Compensation Claims and Reduced Rent – the importance of timely responses and action

WRITTEN BY Ruby Holloway

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The recent case of Ericson v Elder & Anor [2024] ACAT 20 highlights the importance for managing agents to take prompt action to address issues raised by a tenant, particularly where those issues may appear to be minor in nature. In that case, the ACAT found that the managing agent’s failure to do so warranted the lessor paying to the tenant compensation in the sum of $1,750.00.

We note this case also involved claims by the tenant in relation to the validity of requests for access for the purpose of inspection, air conditioning maintenance and repair, iPayRent service fees and claims of intimidation and dishonesty, none of which were successful.

Building Key

Over the course of the tenancy, which commenced on 24 March 2021, the tenant notified the managing agent that a building key had not been provided and that the key was required to access the bin area, the back gate, pool, and stairs to the carpark.

The issue of the missing key was first raised on 12 April 2021 and again on 17 May 2021, but it was not until 22 May 2023 that a new key was provided to the tenant. In that time, the managing agent had also confirmed a new key was being ordered, but the new key was never provided.

Whilst the lessor submitted photo evidence indicating the tenant was provided a key to the building at the commencement of the tenancy, it was still held that the tenant suffered distress and physical inconvenient, and the lessor was ordered to pay to the tenant:

  • $1,000 by way of compensation for loss of utility associated with the use of the bin area; and
  • $500 for loss of utility associated with the use of the pool area.

This is despite, in the ACAT’s view, the tenant could have been clearer in articulating the purpose of the building key and the extent of the inconvenience caused by not having a building key. So, whilst there may have been mitigating circumstances surrounding the provision of the building key, it was the delay in organising the new building key which ultimately led to the ACAT, at least in part, finding in favour of the tenant.


Like the building key, there were also delays to rectifying a window seal within the premises.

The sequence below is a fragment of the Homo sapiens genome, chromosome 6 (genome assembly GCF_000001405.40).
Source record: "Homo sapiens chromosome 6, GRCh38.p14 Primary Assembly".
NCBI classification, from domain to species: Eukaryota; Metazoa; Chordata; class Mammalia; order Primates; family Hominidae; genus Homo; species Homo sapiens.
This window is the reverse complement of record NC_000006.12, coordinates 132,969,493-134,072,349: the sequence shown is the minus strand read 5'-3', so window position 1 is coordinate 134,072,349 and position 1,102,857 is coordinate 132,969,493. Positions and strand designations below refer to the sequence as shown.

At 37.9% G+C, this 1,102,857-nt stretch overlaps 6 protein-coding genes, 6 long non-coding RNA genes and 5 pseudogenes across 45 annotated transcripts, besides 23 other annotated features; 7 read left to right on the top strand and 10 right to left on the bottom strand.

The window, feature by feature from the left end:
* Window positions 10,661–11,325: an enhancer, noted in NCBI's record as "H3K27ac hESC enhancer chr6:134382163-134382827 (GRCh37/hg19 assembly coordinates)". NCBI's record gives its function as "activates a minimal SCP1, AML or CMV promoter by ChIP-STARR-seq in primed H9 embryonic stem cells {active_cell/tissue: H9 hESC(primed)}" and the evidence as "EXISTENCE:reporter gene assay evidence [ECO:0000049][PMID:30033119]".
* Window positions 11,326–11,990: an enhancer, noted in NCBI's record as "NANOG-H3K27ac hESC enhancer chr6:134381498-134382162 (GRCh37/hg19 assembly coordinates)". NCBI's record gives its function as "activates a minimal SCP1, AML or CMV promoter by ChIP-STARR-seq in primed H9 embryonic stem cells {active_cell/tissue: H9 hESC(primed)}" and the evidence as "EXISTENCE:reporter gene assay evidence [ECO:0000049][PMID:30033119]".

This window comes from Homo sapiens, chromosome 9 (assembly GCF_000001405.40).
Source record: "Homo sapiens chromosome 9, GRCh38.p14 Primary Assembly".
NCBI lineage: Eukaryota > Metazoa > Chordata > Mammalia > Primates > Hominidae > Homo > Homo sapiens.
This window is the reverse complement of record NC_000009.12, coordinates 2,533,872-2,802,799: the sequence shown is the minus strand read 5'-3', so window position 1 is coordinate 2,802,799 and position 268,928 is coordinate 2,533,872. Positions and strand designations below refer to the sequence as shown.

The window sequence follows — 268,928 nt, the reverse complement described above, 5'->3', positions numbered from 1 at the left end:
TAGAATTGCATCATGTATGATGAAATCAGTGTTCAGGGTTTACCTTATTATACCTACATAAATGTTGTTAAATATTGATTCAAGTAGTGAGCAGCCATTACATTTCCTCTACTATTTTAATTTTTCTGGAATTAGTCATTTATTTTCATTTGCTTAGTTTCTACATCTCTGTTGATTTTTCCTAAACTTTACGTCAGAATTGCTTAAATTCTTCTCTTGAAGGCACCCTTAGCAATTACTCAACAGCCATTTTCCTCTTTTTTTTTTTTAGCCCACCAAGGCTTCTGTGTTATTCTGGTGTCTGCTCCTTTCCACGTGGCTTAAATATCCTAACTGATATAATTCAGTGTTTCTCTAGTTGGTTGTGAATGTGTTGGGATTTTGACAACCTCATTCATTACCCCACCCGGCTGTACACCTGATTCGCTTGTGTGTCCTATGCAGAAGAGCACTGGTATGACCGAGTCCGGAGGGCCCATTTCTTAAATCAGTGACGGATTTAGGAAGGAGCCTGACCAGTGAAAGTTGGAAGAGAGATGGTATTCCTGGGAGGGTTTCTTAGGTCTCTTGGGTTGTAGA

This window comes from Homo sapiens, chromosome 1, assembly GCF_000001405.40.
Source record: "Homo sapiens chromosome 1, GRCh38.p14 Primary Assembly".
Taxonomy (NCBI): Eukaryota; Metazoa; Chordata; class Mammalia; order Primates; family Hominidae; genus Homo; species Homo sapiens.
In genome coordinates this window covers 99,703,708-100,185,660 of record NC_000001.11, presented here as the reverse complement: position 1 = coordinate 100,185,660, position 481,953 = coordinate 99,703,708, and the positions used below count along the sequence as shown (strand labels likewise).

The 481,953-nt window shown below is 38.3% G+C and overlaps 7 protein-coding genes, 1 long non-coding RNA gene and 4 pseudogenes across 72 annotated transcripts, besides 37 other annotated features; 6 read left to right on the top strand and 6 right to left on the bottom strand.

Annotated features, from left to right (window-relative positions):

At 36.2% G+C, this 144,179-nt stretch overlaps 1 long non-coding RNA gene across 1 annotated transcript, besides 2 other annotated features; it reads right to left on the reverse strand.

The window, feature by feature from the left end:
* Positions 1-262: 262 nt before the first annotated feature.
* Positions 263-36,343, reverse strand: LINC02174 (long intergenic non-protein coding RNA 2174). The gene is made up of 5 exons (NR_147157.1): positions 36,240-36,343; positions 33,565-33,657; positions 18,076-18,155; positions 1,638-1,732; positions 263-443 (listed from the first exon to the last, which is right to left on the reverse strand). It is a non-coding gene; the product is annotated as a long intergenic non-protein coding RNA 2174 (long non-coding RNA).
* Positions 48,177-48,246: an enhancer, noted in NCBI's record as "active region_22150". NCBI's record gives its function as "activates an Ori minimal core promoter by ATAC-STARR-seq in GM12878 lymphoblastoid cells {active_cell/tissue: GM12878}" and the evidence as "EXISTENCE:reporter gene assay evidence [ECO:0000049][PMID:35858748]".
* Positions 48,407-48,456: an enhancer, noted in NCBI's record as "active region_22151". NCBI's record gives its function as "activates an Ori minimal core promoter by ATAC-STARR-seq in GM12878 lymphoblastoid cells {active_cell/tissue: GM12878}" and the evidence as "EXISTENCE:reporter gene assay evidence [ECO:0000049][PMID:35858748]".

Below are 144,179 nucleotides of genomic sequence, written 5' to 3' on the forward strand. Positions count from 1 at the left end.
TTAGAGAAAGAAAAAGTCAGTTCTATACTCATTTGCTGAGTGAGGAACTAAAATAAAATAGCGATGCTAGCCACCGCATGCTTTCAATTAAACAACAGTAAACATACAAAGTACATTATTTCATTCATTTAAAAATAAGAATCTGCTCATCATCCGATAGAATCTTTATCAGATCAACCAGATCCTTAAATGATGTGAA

The tenant claimed that due to the lessor’s failure to rectify the window seal, which was first raised by the tenant on 12 April 2021, the tenant should be awarded compensation in the sum of $2,700 for the additional cleaning required and depreciation of towels used to clean up water and dirt, electricity costs for washing and drying towels, and additional heating costs.

Whilst it was acknowledged that the managing agent had on several occasions attempted to address rectification of the seal, the delay in repairing the window seal resulted in the ACAT ordering:

  • the lessors pay the tenant the sum of $200 to compensate the tenant for failure to repair the window seal; and
  • reasonable efforts be made to repair the window seal within 28 days of the date of the Orders.

Whilst the compensation awarded in favour of the tenant is significantly less than what the tenant originally sought, it may not have been awarded at all if the managing agent had attended to the issues raised by the tenant in a timelier manner. This case is a timely reminder of the important role managing agents play in communication between tenants and lessors, the need to respond to issues raised by a tenant in a timely manner and to rectify those issues (where possible).

The above article was written for and published inn REIACT’s Real Estate Voice Magazine.

If you have any queries relating to the matters described in this article, please contact the Property team at BAL Lawyers.

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